Global water resources are under growing threat due to increased demand by society and potential limitations in resource availability due to global climate change. These threats can be mitigated through improved resource management; however, such mitigation cannot be effective unless the driving forces due to global climate change are sufficiently understood and conceptualized to allow for meaningful analysis. The watershed is the fundamental unit of evaluation for natural water resources and precipitation is the critical input to the watershed water balance. Analysis of dynamic watershed water balances provides for the quantity and timing of streamflow and of recharge to subsurface groundwater reservoirs. The evolution of the quantity and timing of streamflow and recharge will determine the future viability and sustainability of the natural water cycle and water resources. The watershed water balance will evolve as a consequence of climate change and associated trends in precipitation and temperature, regardless if change occurs as a result of natural or anthropogenic factors.
This project will create a modular, risk-assessment framework to evaluate the potential impact of global climate change on the watershed water balance, in general, and on streamflow generation and recharge to groundwater reservoirs, in particular. Existing global climate simulation model results will be used to probabilistically describe the possible range of change to precipitation and temperature trends that will be applied to watershed water balance analyses as part of the climate change, or an alternative hypothesis, branch of the framework. Historical precipitation and temperature trends will be described probabilistically and applied to watershed water balance analyses as part of the null hypothesis, or historical statistics, branch of the framework. Comparison of results between the two framework branches, null and alternative hypotheses, provides for relative change in volume and timing of streamflow generation and aquifer recharge as well as corresponding probabilities for these changes. The watershed water balance risk-assessment framework will be applied to a specific watershed using existing watershed water balance models to provide estimates of the risk to streamflow and groundwater from climate change for a semi-arid landscape.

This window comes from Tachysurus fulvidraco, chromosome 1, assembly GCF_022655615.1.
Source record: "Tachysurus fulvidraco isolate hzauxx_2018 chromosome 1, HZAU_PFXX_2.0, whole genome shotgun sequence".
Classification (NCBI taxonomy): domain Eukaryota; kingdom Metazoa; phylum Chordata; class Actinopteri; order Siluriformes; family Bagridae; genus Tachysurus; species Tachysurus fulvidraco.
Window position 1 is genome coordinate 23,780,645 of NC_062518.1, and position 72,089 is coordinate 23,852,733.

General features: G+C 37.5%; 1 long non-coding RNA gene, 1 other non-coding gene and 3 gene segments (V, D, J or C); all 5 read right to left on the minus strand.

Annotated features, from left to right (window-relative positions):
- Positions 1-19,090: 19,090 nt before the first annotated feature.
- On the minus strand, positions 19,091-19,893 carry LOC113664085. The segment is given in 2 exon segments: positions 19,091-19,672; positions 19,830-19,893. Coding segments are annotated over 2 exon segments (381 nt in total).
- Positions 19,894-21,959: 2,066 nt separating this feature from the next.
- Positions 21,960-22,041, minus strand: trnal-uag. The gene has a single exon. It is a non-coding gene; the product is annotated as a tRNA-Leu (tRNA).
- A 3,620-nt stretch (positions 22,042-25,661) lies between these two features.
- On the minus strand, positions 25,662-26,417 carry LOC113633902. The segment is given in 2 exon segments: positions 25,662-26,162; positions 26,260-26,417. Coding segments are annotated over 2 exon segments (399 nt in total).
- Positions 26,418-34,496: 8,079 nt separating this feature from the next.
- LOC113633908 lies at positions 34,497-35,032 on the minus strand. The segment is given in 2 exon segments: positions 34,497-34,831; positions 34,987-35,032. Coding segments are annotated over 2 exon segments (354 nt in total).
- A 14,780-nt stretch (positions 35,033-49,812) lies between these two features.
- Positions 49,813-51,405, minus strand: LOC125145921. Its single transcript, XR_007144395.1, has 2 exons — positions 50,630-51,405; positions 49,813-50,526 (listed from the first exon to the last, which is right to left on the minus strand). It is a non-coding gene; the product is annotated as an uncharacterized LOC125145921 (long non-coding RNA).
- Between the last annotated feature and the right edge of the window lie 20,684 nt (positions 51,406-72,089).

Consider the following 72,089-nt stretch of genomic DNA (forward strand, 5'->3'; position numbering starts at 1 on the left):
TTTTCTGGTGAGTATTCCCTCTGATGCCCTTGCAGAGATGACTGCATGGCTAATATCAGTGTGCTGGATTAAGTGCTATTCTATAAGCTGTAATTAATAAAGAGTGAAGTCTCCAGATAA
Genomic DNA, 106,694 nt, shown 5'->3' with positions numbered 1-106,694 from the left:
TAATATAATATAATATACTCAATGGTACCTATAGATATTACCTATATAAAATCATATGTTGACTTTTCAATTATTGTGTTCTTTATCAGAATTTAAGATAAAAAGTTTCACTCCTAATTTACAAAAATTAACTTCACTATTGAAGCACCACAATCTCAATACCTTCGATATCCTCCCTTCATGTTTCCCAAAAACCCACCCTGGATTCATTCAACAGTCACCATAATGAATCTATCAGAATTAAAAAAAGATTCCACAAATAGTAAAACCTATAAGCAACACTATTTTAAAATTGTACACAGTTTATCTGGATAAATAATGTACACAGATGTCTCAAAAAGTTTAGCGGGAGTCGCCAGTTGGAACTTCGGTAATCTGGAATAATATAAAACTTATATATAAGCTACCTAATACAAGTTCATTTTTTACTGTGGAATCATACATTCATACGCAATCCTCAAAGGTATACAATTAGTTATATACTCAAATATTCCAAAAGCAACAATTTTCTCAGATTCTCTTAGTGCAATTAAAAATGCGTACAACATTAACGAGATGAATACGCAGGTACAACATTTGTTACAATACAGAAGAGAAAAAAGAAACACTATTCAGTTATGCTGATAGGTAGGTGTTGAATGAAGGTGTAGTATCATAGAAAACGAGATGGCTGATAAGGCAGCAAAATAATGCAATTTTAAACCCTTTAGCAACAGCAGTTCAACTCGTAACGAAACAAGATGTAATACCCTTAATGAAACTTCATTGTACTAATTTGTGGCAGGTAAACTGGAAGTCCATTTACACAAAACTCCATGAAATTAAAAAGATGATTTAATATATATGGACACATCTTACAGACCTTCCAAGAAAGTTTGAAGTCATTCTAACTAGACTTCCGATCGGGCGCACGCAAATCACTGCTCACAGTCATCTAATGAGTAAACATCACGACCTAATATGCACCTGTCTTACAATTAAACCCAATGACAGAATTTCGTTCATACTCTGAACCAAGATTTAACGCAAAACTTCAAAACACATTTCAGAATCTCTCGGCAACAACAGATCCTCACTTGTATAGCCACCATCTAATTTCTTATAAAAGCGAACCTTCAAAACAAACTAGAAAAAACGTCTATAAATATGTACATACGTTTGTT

Project efforts to date include (i) selection of the Dolan Creek watershed in Val Verde County, Texas, as the semi-arid study area, (ii) acquisition and processing of historical weather observations for the study area to produce the probabilistic description of weather data and incorporation of this probabilistic description in a weather generator, probabilistic simulation framework, (iii) acquisition and processing of global climate model simulations for the study area to produce the probabilistic description of climate trends and incorporation of this probabilistic description in a weather generator, probabilistic simulation framework, (iv) validation and testing of the data-based weather generator which will provide for the null hypothesis branch of the framework, (v) validation and testing of the climate projection-based weather generator which will provide for the alternative hypothesis branch of the framework, and (iv) preliminary description and parameterization of the study area for representation in water balance models.